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Minnesota winter depleting road salt supplies; cities add sand to mix

Minnesota's roads may be going on a low-salt diet. After a brutal winter, supplies are running so low that many cities are starting to cut their salt use by mixing in sand. If March brings another snowstorm or two, salt supplies could run out -- ...

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A front end loader takes salt out of the rapidly diminishing salt supply to fill a Washington County truck with road salt on Friday morning March 7, 2014.Washington County started out with 12000 tons of salt, now has 1000 tons left. (Pioneer Press: John Doman)

Minnesota’s roads may be going on a low-salt diet.

After a brutal winter, supplies are running so low that many cities are starting to cut their salt use by mixing in sand.

If March brings another snowstorm or two, salt supplies could run out - and cities will be forced to buy salt that is almost four times more expensive. That and mounting overtime costs are making this winter a contender for yet another record - most expensive.

“It goes from snow, to rain, to water on the road, to freezing catch basins, to potholes … it never ends,” sighed Doug Johnson, operations director for Washington County.

Through January, the Minnesota Department of Transportation poured 178,000 tons of salt on roads - 60 percent more than last winter. Picture it as a stack of 50-pound bags of salt about 550 miles high.


Almost everything that could go wrong weather-wise has gone wrong.

The season’s snowfall of more than 58 inches so far is above average, and the average temperature from December through February was the coldest in 35 years. But the worst problem has been the timing.

Snowplow drivers prefer snow that falls in big, intense storms. That way, they can clear the roads when the snow stops and put down salt to melt what’s left.

This winter instead brought a series of “nuisance events,” consisting of 1 to 3 inches of snow. Each required as much salt as a major blizzard. Also, some of the small storms lasted over consecutive rush hours, making it impossible to keep the roads clear.

Then came the kind of storm that gives snowplow drivers nightmares - on Feb. 21.

“That was with extremely warm temperatures, then heavy wet snow, then cars packing it down in rush hour. It froze like concrete on concrete,” said Kevin Gutknecht, Minnesota Department of Transportation spokesman.

Rising costs


The costs are piling up like snow on the interstate.

Washington County pays the state-negotiated rate of $60 a ton for salt. But if it needs more, it will pay open market rates of about $230 a ton, said Wayne Sandberg, the county’s deputy public works director.

The county has used about 11,000 tons so far this season and has only 1,000 tons on hand. “I am concerned about that,” Sandberg said. “We are going to be judicious.”

In Oakdale, salt supplies are holding steady. Public Works Director Brian Bachmeier said the city has stockpiled salt from last season.

But Oakdale’s overtime costs are high, as they are in all cities.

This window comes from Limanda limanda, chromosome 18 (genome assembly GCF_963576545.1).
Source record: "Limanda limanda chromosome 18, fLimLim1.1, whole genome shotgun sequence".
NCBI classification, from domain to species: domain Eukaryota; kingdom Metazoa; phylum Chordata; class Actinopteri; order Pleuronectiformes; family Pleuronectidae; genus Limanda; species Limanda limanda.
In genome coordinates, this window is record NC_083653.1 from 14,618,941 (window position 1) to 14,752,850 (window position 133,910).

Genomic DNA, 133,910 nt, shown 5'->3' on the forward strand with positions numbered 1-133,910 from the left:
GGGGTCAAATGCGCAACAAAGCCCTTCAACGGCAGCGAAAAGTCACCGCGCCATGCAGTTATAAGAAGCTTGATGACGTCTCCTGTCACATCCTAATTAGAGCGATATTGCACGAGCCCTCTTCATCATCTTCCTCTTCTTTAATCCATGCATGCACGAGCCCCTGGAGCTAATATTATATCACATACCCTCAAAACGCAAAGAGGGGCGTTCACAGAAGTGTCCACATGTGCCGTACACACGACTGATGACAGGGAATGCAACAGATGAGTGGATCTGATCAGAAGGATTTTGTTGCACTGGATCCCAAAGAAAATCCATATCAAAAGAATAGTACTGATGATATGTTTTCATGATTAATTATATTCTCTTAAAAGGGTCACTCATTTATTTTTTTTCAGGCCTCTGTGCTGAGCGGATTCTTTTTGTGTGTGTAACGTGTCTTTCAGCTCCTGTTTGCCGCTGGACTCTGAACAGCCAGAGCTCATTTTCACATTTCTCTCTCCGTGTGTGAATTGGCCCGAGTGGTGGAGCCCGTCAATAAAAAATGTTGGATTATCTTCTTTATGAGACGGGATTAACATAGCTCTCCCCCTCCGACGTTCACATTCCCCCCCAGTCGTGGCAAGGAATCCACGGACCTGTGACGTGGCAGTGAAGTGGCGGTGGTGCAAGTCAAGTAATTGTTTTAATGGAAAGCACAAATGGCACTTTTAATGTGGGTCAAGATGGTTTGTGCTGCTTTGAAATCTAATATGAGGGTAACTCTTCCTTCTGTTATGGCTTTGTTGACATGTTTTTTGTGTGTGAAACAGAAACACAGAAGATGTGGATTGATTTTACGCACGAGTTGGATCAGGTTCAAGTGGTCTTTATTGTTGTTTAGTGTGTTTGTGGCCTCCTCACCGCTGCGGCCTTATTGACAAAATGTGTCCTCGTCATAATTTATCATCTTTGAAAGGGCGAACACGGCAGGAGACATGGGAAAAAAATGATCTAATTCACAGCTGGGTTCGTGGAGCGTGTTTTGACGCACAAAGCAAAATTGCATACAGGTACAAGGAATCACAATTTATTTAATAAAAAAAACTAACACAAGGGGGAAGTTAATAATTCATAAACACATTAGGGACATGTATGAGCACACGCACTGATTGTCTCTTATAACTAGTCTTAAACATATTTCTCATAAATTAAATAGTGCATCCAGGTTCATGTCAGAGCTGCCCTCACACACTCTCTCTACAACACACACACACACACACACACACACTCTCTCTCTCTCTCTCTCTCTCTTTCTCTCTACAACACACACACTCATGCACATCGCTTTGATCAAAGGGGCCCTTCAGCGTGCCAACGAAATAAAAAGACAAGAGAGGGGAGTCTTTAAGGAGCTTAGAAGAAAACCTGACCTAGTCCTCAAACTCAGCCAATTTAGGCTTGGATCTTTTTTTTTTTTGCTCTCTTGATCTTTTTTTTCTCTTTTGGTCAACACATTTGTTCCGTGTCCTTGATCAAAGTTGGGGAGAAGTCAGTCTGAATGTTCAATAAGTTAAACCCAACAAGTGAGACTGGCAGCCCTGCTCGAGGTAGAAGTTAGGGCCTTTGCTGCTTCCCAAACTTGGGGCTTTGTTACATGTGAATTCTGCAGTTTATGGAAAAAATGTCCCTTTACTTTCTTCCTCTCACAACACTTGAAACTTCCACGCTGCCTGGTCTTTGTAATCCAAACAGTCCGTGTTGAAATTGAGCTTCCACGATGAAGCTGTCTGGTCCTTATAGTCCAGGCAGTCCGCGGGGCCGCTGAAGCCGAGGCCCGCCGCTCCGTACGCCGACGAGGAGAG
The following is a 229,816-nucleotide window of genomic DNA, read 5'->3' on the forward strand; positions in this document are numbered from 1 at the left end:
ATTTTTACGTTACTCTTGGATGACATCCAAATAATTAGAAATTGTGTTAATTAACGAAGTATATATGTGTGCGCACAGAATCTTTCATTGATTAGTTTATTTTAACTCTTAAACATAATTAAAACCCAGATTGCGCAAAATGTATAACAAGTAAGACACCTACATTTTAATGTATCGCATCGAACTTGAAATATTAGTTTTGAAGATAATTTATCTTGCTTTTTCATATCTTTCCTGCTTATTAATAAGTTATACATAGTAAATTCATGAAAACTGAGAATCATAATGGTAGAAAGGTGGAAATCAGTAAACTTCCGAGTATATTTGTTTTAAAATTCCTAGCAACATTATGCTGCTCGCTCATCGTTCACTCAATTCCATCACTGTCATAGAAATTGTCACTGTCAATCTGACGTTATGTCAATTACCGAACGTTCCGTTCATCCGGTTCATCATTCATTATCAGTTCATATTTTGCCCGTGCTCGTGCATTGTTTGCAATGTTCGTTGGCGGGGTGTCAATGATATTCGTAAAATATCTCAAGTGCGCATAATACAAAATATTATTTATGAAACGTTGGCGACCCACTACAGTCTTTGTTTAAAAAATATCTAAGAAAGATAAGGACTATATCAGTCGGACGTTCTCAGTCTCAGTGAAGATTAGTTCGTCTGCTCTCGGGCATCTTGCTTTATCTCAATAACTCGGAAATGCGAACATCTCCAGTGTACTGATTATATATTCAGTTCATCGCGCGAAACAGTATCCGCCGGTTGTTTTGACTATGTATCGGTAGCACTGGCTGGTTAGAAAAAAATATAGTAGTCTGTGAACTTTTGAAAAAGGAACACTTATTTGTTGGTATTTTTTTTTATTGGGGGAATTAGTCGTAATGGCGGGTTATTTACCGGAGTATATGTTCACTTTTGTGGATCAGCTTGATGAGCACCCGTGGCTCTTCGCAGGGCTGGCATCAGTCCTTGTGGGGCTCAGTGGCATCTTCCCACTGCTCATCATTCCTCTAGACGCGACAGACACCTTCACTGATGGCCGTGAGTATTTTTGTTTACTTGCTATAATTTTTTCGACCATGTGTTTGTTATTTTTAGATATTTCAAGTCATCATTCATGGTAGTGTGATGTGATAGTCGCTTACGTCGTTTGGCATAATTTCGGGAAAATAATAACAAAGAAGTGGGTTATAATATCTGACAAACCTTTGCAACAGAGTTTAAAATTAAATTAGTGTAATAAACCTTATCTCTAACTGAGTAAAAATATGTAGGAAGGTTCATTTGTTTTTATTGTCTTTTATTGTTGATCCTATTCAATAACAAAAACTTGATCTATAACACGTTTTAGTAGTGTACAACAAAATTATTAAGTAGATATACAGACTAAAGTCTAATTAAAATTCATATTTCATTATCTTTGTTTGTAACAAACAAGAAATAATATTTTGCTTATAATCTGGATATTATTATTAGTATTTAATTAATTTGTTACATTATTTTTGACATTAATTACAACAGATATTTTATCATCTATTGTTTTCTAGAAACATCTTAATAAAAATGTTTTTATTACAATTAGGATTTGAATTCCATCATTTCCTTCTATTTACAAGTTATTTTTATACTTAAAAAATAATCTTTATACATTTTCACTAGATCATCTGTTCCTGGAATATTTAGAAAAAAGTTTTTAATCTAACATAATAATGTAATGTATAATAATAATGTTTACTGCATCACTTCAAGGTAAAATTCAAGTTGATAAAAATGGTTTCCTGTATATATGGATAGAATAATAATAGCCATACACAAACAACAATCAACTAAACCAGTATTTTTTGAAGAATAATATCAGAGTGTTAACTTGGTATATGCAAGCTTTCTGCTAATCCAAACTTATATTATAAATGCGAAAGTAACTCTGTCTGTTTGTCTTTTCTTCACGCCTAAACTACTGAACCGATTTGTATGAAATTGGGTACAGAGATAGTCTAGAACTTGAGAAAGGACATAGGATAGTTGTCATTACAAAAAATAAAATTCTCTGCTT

The problem - again - is the timing. “It has snowed pretty much over the weekends and in the middle of the night, so we have more overtime,” said Troy Grossman, Lakeville’s street superintendent.

“The guys are getting sick of it. We haven’t had a full weekend off in I-don’t-know-how-long.”

Sandberg said Washington County normally pays about $60,000 a year for all overtime, summer and winter. But the snow removal overtime alone in 2013 was $84,000. In January and February, Sandberg said, overtime costs were about double the normal amount.


The cold temperatures matter in unexpected ways.

At 15 degrees, Sandberg said, salt starts to lose its effectiveness. At zero, he said, it hardly has any effect at all.

Lakeville’s Grossman relies on a product called ClearLane, a treated salt that’s effective at lower temperatures. But it costs about 20 percent more than salt, he said.

The temperature has another, more subtle effect. In a normal winter, snow will melt steadily, with sunlight and occasional bursts of warm air.

Not this winter.

“Sometimes we have a January thaw, but not this year,” said Burnsville Street Superintendent Dan Tobritzhofer.

That means snow gets piled higher along roadways, blocking the vision of drivers. It requires yet more money, because crews often follow snowplows to widen choked roadways.

In a winter this bad, Tobritzhofer said, other factors start to wear on his patience. His pet peeve is garbage cans in the street.


“We have 22,000 houses, and when we go around stuff, we have to send another piece of equipment back the next day,” he said. He doesn’t want the unplowed patch to freeze and create a bend in a traffic lane that lasts all winter.

Washington County has switched to a 50-50 mix of sand and salt.

Sand can have an effect at any temperature, and it only costs $14 a ton.

But it does not melt ice. And while roadway sand increases traction in the winter, it can be a hazard if it remains on the roads in the summer.

“You have to clean it up,” Sandberg said. “That is a whole new operation.”


The Pioneer Press is a media partner with Forum News Service.


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